How to Enable Remote Workers with Critical Analog Data

by Dan Rotelli | March 20, 2020

The drive-up window works great for fast food, but not so great for paper records. What is your paper-to-insight strategy? There are three proven steps you must take today to start a data enrichment campaign to empower remote worker productivity and save your organization from disruption.

Why start now?

The risk of losing access to vital paper records is just too high. If your workforce depends on paper records to generate valuable revenue or public support, your success hinges on how much access to physical records you have when those records aren’t available to workers. We know how vital paper records are. They’re a part of most organizations' ecosystems for everything from research, transaction validation, and to support external requests.

We’ve heard numerous stories of workers who are literally driving to their offices and receiving boxes of paperwork to take home for processing. This puts your data at risk because in many situations these records represent the only copy of vital (and oftentimes sensitive) information.

Digitize Today

How to Start a Data Enrichment Campaign

1 - Digitization of Records

Enriching workflows with data is more than digitizing physical records. Digitization is only a first step in the journey. You must set the proper priority for digitization.

Historical Records on Film – Priority #1

How much valuable information is contained on microfiche, microfilm, and aperture cards? Do remote workers have access to this information? If not, getting these types of records scanned should be your first priority.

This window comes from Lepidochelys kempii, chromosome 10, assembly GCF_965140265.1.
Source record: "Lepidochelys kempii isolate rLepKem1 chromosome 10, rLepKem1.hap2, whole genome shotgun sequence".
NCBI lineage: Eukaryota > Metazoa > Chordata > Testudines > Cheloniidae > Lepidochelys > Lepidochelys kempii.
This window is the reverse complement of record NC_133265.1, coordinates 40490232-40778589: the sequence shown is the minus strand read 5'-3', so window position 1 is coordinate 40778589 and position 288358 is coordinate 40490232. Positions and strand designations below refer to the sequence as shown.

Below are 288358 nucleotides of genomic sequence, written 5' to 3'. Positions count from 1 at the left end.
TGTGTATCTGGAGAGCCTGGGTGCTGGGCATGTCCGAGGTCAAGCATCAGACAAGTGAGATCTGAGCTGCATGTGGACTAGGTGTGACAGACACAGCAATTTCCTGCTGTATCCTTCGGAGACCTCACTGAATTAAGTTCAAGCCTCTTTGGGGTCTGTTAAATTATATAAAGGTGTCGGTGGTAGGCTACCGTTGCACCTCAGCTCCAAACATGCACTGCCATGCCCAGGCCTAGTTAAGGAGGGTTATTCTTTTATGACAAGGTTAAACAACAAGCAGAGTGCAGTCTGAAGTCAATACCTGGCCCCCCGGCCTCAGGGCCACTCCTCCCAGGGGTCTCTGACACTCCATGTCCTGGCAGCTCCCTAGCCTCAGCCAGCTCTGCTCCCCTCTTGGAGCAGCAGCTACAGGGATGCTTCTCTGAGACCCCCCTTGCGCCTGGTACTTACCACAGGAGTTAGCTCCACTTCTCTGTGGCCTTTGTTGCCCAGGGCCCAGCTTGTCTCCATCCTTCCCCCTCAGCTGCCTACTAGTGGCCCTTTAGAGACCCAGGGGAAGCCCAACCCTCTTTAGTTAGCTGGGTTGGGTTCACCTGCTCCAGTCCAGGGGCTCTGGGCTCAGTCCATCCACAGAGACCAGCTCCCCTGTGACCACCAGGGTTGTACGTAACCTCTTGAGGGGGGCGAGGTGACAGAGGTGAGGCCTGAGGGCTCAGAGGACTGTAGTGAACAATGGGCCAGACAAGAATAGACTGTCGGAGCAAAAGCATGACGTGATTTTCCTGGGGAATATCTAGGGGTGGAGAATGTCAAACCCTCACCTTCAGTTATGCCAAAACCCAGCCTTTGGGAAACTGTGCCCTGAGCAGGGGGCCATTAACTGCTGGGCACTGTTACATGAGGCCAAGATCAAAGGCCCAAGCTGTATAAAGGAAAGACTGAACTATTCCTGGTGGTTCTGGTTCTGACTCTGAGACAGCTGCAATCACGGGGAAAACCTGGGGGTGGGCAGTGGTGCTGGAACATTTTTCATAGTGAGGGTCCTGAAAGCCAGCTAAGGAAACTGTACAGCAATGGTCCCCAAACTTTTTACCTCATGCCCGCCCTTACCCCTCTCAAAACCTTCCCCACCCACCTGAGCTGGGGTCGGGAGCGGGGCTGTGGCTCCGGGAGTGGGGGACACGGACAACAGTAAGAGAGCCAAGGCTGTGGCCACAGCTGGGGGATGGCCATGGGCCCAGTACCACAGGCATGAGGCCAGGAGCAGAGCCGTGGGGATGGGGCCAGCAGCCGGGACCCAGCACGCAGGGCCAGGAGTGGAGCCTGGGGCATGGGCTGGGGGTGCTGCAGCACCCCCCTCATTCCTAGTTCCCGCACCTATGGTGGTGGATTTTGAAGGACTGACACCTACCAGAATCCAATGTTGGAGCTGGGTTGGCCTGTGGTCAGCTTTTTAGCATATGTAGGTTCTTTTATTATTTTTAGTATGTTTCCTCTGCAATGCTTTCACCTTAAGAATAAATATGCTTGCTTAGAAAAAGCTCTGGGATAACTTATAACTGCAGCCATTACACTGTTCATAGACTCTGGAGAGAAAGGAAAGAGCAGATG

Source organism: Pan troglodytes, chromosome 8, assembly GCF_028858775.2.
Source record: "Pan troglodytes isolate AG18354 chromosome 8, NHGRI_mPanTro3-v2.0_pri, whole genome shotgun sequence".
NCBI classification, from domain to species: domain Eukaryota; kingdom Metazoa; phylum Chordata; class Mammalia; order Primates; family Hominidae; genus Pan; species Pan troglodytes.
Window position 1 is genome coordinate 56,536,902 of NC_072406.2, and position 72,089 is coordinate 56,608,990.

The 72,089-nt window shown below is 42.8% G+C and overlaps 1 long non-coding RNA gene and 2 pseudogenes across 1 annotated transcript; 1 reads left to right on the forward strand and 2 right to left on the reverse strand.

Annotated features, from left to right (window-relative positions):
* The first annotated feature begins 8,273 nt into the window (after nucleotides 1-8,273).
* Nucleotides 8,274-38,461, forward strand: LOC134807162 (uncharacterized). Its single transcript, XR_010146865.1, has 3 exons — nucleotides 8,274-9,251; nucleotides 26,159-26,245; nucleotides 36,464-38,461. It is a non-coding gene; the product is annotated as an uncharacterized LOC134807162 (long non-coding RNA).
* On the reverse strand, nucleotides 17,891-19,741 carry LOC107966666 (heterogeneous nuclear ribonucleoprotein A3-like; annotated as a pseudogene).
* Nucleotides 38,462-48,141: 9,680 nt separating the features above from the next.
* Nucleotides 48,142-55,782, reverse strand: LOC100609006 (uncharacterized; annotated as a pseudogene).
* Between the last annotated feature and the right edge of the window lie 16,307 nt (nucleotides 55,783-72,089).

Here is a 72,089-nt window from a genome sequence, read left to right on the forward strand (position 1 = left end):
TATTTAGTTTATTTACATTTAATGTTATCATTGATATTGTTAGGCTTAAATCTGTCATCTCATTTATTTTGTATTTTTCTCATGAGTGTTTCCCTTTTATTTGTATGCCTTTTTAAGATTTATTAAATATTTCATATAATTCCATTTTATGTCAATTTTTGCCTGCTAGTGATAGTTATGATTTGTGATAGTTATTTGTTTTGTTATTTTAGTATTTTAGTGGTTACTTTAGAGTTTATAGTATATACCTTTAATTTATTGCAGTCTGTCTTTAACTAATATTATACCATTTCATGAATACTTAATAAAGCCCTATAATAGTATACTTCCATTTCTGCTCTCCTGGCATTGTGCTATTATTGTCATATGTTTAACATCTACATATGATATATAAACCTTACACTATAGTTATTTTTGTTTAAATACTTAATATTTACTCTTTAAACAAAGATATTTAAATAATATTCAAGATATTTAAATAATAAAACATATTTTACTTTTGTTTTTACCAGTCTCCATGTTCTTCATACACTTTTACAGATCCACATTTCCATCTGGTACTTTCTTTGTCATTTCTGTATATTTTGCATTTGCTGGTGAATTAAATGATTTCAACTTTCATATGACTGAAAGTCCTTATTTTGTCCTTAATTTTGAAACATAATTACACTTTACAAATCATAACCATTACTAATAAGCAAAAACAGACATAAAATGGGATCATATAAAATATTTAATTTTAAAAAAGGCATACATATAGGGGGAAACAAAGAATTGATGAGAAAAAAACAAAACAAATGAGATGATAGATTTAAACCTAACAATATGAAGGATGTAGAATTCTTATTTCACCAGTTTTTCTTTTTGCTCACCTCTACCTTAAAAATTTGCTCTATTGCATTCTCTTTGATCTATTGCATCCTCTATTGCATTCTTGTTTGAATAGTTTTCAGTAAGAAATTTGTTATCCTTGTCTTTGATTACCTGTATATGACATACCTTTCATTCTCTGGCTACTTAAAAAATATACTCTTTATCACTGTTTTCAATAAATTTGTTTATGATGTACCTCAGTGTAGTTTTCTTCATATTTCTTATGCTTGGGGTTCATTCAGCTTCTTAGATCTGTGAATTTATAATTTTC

Historical Records on Paper – Priority #2

Do you have duplicate copies of paper records? Most likely the answer to this is “no.” The risk of information loss or accidental disclosure of protected information is too great to send boxes of paperwork home with employees. These types of records should be your second priority for digitization.

Day-Forward Paper Records – Priority #3

Paper records that are generated or acquired during the course of everyday business are the easiest to capture. These records should be digitized the moment they are acquired. If this isn’t possible, then arrange for a lockbox service for rapid processing.

2 - Develop Your Data Literacy Requirements – What’s the Minimum Viable Data Product?

We’ve established that digitizing records is the first step in your data enrichment campaign. Creating a plan to convert physical documents to digital is the easiest step because this work is easily transferred to a 3rd party with high-speed scanning equipment. The question of what data you actually need from documents and how you will discover that data requires careful planning and the involvement of employees who are subject matter experts and regular consumers of the information.

After records are scanned, how will they be found? Considerations need to be made for how files will be named, where they will be stored and what types of information need to be extracted from the records and then attached as searchable metadata.

If you have a large quantity of preserved historical records, then most likely you already have a methodology for how they are indexed. You’ll need a digitization solution that preserves this index so that critical information from records is seamlessly integrated into your software applications and file stores.

3 - Achieve Rapid Insight

In the event of crisis or urgent demand for remote access to physical records, the most critical consideration is how long it will take to complete the entire data enrichment campaign. When time is the most important factor, many organizations take shortcuts that end up being very costly in terms of quality or human labor.

The very best solution to achieving rapid insight is by choosing a single-source solution for every step of the journey. By combining data extraction with the digitization process, for example, your important records will only need to be handled one time. In the past, or when time wasn’t as important, large-scale digitization projects were completed by different vendors. One vendor would provide the scanning (and possibly low-quality optical character recognition), and another vendor (oftentimes overseas) would provide the data extraction or manual data entry of the important information contained on the records.



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